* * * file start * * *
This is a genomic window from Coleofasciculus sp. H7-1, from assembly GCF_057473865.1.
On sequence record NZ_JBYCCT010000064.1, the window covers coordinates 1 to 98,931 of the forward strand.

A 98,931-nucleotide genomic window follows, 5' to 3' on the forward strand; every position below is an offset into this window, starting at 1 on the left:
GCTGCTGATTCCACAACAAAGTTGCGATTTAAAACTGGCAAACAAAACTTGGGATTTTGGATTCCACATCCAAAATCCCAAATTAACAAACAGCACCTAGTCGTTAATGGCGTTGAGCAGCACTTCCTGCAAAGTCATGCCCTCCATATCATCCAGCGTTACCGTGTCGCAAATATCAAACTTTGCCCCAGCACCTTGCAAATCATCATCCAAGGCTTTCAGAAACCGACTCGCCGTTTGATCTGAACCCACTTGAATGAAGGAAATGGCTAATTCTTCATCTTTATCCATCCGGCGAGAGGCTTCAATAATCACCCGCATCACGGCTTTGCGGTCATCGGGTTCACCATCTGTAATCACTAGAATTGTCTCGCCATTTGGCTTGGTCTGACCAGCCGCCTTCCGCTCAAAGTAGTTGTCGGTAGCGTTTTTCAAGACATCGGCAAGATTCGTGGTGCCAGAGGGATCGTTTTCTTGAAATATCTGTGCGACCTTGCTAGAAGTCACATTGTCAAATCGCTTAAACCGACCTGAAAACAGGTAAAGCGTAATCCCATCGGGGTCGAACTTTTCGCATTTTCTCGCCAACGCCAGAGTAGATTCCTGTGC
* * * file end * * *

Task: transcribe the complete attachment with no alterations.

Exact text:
This is a genomic window from Coleofasciculus sp. H7-1, from assembly GCF_057473865.1.
On sequence record NZ_JBYCCT010000064.1, the window covers coordinates 1 to 98,931 of the forward strand.

A 98,931-nucleotide genomic window follows, 5' to 3' on the forward strand; every position below is an offset into this window, starting at 1 on the left:
GCTGCTGATTCCACAACAAAGTTGCGATTTAAAACTGGCAAACAAAACTTGGGATTTTGGATTCCACATCCAAAATCCCAAATTAACAAACAGCACCTAGTCGTTAATGGCGTTGAGCAGCACTTCCTGCAAAGTCATGCCCTCCATATCATCCAGCGTTACCGTGTCGCAAATATCAAACTTTGCCCCAGCACCTTGCAAATCATCATCCAAGGCTTTCAGAAACCGACTCGCCGTTTGATCTGAACCCACTTGAATGAAGGAAATGGCTAATTCTTCATCTTTATCCATCCGGCGAGAGGCTTCAATAATCACCCGCATCACGGCTTTGCGGTCATCGGGTTCACCATCTGTAATCACTAGAATTGTCTCGCCATTTGGCTTGGTCTGACCAGCCGCCTTCCGCTCAAAGTAGTTGTCGGTAGCGTTTTTCAAGACATCGGCAAGATTCGTGGTGCCAGAGGGATCGTTTTCTTGAAATATCTGTGCGACCTTGCTAGAAGTCACATTGTCAAATCGCTTAAACCGACCTGAAAACAGGTAAAGCGTAATCCCATCGGGGTCGAACTTTTCGCATTTTCTCGCCAACGCCAGAGTAGATTCCTGTGC